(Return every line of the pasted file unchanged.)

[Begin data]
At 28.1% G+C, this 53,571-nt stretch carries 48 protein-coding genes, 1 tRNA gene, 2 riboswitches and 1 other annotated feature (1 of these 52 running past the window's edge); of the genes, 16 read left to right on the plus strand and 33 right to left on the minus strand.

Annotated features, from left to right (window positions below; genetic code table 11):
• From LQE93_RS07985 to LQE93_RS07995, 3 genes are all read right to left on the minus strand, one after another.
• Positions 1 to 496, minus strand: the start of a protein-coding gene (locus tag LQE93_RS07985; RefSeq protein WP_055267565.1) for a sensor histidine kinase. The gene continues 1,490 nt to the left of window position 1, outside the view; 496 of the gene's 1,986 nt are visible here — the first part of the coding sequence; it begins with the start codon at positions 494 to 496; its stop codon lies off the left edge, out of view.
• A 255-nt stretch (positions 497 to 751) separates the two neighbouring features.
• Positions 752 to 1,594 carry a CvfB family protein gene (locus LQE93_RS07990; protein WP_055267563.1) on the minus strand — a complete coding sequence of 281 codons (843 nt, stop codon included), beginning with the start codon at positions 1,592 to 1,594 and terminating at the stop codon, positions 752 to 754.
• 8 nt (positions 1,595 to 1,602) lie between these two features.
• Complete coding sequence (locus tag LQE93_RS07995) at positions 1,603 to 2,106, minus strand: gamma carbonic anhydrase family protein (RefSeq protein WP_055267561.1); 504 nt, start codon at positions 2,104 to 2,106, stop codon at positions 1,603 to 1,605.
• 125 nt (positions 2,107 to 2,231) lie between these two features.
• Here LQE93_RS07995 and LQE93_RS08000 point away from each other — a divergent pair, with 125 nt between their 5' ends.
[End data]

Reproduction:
At 28.1% G+C, this 53,571-nt stretch carries 48 protein-coding genes, 1 tRNA gene, 2 riboswitches and 1 other annotated feature (1 of these 52 running past the window's edge); of the genes, 16 read left to right on the plus strand and 33 right to left on the minus strand.

Annotated features, from left to right (window positions below; genetic code table 11):
• From LQE93_RS07985 to LQE93_RS07995, 3 genes are all read right to left on the minus strand, one after another.
• Positions 1 to 496, minus strand: the start of a protein-coding gene (locus tag LQE93_RS07985; RefSeq protein WP_055267565.1) for a sensor histidine kinase. The gene continues 1,490 nt to the left of window position 1, outside the view; 496 of the gene's 1,986 nt are visible here — the first part of the coding sequence; it begins with the start codon at positions 494 to 496; its stop codon lies off the left edge, out of view.
• A 255-nt stretch (positions 497 to 751) separates the two neighbouring features.
• Positions 752 to 1,594 carry a CvfB family protein gene (locus LQE93_RS07990; protein WP_055267563.1) on the minus strand — a complete coding sequence of 281 codons (843 nt, stop codon included), beginning with the start codon at positions 1,592 to 1,594 and terminating at the stop codon, positions 752 to 754.
• 8 nt (positions 1,595 to 1,602) lie between these two features.
• Complete coding sequence (locus tag LQE93_RS07995) at positions 1,603 to 2,106, minus strand: gamma carbonic anhydrase family protein (RefSeq protein WP_055267561.1); 504 nt, start codon at positions 2,104 to 2,106, stop codon at positions 1,603 to 1,605.
• 125 nt (positions 2,107 to 2,231) lie between these two features.
• Here LQE93_RS07995 and LQE93_RS08000 point away from each other — a divergent pair, with 125 nt between their 5' ends.